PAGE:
The Open Champions Of The 21st Century

We take a look at the winners of the Open Championship this century, from Tiger Woods to Francesco Molinari. By Sarah Wilmore

Open Champions Of The 21st Century

We take a look at the winners of the Open Championship this century, from Tiger Woods to Francesco Molinari. By Sarah Wilmore

The Open Champions Of The 21st Century

We take a look at the winners of the Open Championship this century, from Tiger Woods to Francesco Molinari.

2000: Tiger Woods, 269 (-19), St Andrews. Woods celebrates his victory after becoming the youngest player to secure a career Grand Slam, aged 24. (Dave Cannon/Allsport)

2001: David Duval, 274 (-10), Royal Lytham & St Annes. Duval poses with the Claret Jug, his only Major victory. (Photo by Stan Badz/PGA)

2002: Ernie Els, 278 (-6), Muirfield. Els hits a bunker shot during the final round. He would shoot 70 (-2) to enter a four-man playoff where he would score even par for those four holes before defeating Thomas Levet with a par on the first sudden-death hole. (Andrew Redington/Getty Images)

2003: Ben Curtis, 283 (-1), Royal St George's. Competing in his first Major championship, and placed at 396 in the world rankings, Curtis became an unlikely winner. He was the first debut winner at the Open Championship since Tom Watson's victory in 1975. (Andrew Redington/Getty Images)

2004: Todd Hamilton, 274 (-10), Royal Troon. Hamilton chips his third shot on the 18th hole to get up-and-down for par. He defeated Ernie Els in a four hole playoff, winning by one stroke. (David Cannon/Getty Images)

2005: Tiger Woods, 274 (-14), St Andrews. Woods clings to the Claret Jug after winning the Open Championship for the second time at St Andrews. Woods secured his 10th Major before the age of 30 and second Grand Slam, the first player to achieve either feat at such a young age. (Pete Fontaine/WireImage)

2006: Tiger Woods, 270 (-18), Royal Liverpool. Woods hits a shot during the final round to secure consecutive Open Championship titles and secure his first Major win since his father Earl's sad passing in May. (Sam Greenwood/WireImage)

2007: Padraig Harrington, 277 (-7), Carnoustie. Harrington celebrates after defeating Sergio Garcia by one stroke in a four-hole playoff. (Stuart Franklin/Getty Images)

2008: Padraig Harrington, 283 (+3), Royal Birkdale. After his second consecutive Open Championship win, Harrington smiles with the Claret Jug. He eagled the par-5 17th and then parred 18 to win by four shots. (David Cannon/Getty Images)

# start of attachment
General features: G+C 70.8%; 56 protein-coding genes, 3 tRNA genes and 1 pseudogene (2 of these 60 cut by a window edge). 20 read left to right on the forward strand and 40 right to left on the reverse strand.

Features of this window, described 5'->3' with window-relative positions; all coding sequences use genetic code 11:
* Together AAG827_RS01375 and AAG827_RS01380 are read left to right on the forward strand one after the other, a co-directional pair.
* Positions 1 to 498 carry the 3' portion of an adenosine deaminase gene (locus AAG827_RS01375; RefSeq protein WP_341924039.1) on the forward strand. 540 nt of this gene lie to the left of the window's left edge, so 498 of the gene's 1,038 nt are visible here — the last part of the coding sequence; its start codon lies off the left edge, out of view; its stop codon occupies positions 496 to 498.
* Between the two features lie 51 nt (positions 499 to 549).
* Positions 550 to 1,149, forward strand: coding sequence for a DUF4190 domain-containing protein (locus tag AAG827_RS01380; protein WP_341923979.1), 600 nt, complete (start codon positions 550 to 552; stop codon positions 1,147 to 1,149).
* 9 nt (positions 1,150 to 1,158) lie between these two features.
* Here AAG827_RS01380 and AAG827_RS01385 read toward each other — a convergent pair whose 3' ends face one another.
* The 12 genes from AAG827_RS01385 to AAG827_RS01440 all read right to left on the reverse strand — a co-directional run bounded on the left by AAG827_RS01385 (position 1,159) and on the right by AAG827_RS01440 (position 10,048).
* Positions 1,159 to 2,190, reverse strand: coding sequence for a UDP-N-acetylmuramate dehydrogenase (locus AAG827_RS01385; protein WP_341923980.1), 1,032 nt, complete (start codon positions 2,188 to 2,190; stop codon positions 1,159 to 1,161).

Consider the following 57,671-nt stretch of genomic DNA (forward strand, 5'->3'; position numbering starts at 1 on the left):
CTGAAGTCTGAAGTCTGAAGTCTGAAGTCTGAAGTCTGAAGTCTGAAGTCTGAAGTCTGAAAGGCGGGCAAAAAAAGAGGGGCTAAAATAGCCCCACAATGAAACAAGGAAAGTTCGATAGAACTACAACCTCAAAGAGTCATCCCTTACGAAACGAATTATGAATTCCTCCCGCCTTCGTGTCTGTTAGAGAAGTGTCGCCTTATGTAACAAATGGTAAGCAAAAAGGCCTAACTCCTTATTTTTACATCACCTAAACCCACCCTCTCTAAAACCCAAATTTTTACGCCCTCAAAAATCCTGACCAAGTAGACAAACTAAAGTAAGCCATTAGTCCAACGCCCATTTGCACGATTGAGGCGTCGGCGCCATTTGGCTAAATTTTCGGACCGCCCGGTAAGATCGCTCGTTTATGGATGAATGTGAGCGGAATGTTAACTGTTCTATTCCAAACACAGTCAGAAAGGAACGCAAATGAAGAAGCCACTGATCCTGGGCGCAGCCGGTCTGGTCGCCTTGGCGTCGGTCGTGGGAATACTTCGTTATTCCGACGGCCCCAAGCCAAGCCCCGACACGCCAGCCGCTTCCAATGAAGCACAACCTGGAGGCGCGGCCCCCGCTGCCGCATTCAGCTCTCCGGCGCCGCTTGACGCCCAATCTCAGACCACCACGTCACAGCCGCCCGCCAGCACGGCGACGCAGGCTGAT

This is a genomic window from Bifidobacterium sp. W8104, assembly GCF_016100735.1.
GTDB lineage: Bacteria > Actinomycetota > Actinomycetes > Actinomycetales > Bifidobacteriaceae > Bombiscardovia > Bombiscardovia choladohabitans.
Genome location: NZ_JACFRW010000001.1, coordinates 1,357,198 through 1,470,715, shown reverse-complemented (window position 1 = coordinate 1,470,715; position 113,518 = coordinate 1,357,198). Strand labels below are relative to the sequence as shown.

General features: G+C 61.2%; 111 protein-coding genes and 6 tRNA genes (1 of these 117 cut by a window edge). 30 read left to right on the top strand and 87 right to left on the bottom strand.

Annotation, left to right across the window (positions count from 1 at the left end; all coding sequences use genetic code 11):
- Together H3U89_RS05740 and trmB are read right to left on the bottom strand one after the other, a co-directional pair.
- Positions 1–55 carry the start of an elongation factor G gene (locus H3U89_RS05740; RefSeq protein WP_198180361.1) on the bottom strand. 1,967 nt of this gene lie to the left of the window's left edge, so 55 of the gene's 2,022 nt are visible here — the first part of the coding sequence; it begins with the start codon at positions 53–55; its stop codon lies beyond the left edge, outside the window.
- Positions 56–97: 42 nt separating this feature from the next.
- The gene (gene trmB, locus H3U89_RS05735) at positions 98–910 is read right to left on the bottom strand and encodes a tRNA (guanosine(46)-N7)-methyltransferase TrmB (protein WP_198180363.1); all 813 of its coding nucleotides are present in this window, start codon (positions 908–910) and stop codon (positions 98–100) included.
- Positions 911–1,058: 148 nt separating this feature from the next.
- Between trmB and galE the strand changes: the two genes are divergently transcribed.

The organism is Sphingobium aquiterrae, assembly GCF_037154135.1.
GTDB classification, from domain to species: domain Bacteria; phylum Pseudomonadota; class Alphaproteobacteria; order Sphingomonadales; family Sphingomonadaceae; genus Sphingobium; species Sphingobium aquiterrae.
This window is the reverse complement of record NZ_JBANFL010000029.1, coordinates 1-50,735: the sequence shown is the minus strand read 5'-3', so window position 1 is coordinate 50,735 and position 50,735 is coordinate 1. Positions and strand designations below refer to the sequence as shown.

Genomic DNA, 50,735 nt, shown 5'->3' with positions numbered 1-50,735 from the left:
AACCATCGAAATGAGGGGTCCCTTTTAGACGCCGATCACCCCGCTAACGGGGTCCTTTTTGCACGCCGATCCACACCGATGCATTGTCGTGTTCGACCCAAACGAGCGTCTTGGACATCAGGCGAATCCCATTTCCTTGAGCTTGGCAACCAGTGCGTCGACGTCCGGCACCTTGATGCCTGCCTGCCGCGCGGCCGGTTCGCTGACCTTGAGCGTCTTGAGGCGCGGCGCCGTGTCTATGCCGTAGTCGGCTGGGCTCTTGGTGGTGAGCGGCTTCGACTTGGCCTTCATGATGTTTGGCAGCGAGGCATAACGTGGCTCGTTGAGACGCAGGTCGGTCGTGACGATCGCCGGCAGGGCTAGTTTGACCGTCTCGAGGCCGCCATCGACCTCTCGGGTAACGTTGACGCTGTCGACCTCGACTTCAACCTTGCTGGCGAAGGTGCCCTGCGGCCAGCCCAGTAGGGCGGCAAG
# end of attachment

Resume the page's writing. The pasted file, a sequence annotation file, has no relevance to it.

2009: Stewart Cink, 278 (-2), Turnberry. Cink and Tom Watson admire the Claret Jug following their playoff. Watson narrowly missed an opportunity to become the oldest winner of the Open Championship aged 59 and have his name engraved on the trophy for the sixth time. (David Cannon/Getty Images)

2010: Louis Ooosthuizen, 272 (-16), St Andrews. Oosthuizen celebrates on the 18th green following his seven stroke victory over Lee Westwood and only Major title. (Ross Kinnaird/Getty Images)

2011: Darren Clarke, 275 (-5), Royal St George's. Clarke hits his approach to the 18th green. He won by three strokes over Dustin Johnson and Phil Mickelson to claim his only Major title. (Streeter Lecka/Getty Images)

2012: Ernie Els, 273 (-7), Royal Lytham & St Anne's. Els admires the Claret Jug following his second Open Championship victory. The South African beat Adam Scott by one stroke after the Australian bogeyed the last four holes. (Paul Lakatos/Asian Tour/Asian Tour via Getty Images)

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2013: Phil Mickelson, 281 (-3), Muirfield. Mickelson celebrates holing his birdie putt on the 18th green and winning his first Open Championship. Mickelson shot a final round 66 (-5) to come from five strokes behind following the third round to win by three strokes. (David Cannon/R&A/R&A via Getty Images)

2014: Rory McIlroy, 271 (-17), Royal Liverpool. McIlroy proudly raises the Claret Jug after joining Jack Nicklaus and Tiger Woods as the only men to win three Majors before the age of 25. McIlroy shot a final round 71 (-1) to finish two strokes ahead of Rickie Fowler and Sergio Garcia. (David Cannon/R&A/R&A via Getty Images)

2015: Zach Johnson, 273 (-15), St Andrews. Johnson rolls his putt on the 18th hole during a playoff against Marc Leishman and Louis Oosthuizen, where he would win by one stroke. (David Cannon/R&A/R&A via Getty Images)

2016: Henrik Stenson, 264 (-20), Royal Troon. Stenson and Mickelson share an emotional embrace on the 18th green following the Swede's three stroke victory. The pair finished a long way in front of the rest of the field, on 264 (-20) and 267 (-17) respectably, with third place's J.B. Holmes eleven shots behind second place on 278 (-6). In the final round Stenson shot an impressive 63 (-8) and Mickelson a bogey-free 65. (Warren Little/R&A/R&A via Getty Images)

2017: Jordan Spieth, 268 (-12), Royal Birkdale. On the 13th hole, Spieth plays from the driving range after taking a penalty, and then a free drop because equipment vehicles were on his line. He managed to secure a bogey before impressively scoring three birdies and an eagle in the last five holes to recover from a string of bogeys early in his round. Spieth finished with a 69 (-1) to beat Matt Kuchar by three strokes. (Richard Heathcote/R&A)

2018: Francesco Molinari, 276 (-8), Carnoustie. Molinari poses with the Claret Jug after claiming his first Major victory two shots ahead of Kevin Kisner, Rory McIlroy, Justin Rose and Xander Schauffele. Conditions were unusual due to the summer heatwave that swept Great Britain , resulting in fast running fairways allowing some players to drive over 400 yards. (Glyn Kirk/AFP/Getty Images)

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